Thursday, September 5, 2013

Baguette with Brie, Fig, & Honey

My sister and I go grocery shopping every Sunday morning. It's part of our weekend routine. Even during our kitchen renovation, we still pop into the market to pick up at minimum, fresh vegetables and fruits for the week.

A few weeks ago, we walked into the store and guess what we discovered? It's fig season! It's an exciting thing when it's just an ordinary shopping day and you find out that there are fresh figs in the produce section.

Figs are amazingly sweet and pair well with so many different ingredients, e.g. cured meats, balsamic vinegar, rosemary, almonds, chocolate, the list goes on. But one of my favorite combinations: figs with cheese, which is what today's entry is all about.
The list of ingredients is rather simple:
baguette
brie cheese
fresh figs
honey

I love a good brie. If you've never had brie before, shame on you! Just kidding. But I do recommend it. It's a soft cow's milk cheese and it's creamy with a mild flavor and the rind is really earthy. The rind is actually mold - that's how the cheese gets its flavor - and some people dislike it so they remove it but I quite enjoy it. It's best served at room temperature.

When you're picking out a brie at the store, pick up a wedge and check to make sure the white mold is just around the outside. Then, give the cheese a gentle squeeze (rhyme!). The outside should feel firm but the soft center should bulge out. If it feels too firm and doesn't have any give, it's not mature enough yet. If it's too soft, it's too mature. Stick with Goldilocks and pick one that's "just right." If you're buying an entire wheel of brie (maybe you're making baked brie), you can still do the squeeze test.
I love the colors of a fig. The purples, browns, greens, and pinks are beautiful. This would make a cheeky painting (major hint: look out for tomorrow's post).

When choosing figs, you want to pick ones that are slightly soft but still plump. The stems should be firm (instead of wiggly or missing) and the fruit should be free of bruises. Once you bring your figs home, try to use them right away because figs go bad rather quickly. If you need to store them a bit longer, you can pop them in the fridge but chilling the fruit does change the flavor a little. When you're ready to use them, give them a quick and gentle rinse under running water, pat dry with paper towels, and then pop off the stems (either with a knife or with a swift pinching and twisting motion). And then they're ready to slice or eat as is.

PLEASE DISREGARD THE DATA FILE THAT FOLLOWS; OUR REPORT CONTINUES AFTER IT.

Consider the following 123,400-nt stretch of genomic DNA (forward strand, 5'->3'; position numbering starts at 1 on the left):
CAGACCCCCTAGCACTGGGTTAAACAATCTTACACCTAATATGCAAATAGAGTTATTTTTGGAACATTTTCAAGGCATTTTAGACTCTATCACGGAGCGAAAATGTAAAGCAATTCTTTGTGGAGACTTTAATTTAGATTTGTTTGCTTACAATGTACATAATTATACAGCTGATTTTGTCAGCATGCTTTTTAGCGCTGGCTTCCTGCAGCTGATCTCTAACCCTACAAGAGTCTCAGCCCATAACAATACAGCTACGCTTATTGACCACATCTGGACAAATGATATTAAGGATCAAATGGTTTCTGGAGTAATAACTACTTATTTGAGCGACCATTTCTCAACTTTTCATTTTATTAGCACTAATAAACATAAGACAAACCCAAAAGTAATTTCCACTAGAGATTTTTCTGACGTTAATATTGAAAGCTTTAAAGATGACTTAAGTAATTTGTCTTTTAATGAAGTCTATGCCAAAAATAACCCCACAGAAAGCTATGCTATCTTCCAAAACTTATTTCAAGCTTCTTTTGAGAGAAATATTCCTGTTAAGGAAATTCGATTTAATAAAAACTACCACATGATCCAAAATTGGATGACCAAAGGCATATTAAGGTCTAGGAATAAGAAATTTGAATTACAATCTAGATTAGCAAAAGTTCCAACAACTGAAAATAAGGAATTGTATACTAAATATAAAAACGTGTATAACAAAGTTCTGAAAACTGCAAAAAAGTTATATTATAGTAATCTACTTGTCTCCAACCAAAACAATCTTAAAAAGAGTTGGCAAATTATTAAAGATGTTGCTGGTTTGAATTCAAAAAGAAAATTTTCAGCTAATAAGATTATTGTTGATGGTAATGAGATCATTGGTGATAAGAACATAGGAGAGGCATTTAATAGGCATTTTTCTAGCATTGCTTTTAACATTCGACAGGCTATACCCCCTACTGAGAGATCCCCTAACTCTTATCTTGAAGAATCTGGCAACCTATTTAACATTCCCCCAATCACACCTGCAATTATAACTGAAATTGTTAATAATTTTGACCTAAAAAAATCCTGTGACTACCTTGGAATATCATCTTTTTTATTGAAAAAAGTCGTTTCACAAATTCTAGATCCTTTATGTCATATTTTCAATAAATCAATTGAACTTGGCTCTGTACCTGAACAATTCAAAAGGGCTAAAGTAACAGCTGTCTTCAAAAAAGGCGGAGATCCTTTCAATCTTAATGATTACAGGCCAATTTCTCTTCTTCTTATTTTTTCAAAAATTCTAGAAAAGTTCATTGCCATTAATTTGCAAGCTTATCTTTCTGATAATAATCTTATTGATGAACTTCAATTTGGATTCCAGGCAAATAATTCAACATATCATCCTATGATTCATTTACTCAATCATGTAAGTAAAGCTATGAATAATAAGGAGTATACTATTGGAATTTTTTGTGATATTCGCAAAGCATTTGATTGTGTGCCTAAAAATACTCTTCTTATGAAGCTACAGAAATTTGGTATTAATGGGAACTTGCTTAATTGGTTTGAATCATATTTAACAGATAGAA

Honey really compliments the flavors of the fig. Both have a floral sweetness so they are a great match.
At first, I didn't feel like it was necessary to explain the steps of this "recipe" but then I thought, maybe my photo diary was poorly done. So, let me summarize, you know, just in case. Start by slicing the baguette (on a bias for presentation purposes). Top with pieces of brie, pieces of fig, and a drizzle of honey. The final step is to enjoy. If you want, you can toast the baguette but because the fig is so delicate, I didn't want the crunch of the bread to be overpowering. But hey, you be your own chef and you do what you want.

The combination of textures and flavors is a treat. The chewy and slightly crusty baguette, the soft and slightly salty brie, the tender and juicy figs, and the sticky sweet honey come together to create the perfect breakfast and/or appetizer and/or snack. For an added dimension of flavor, try a little bit of fresh cracked pepper too.
xoxo.

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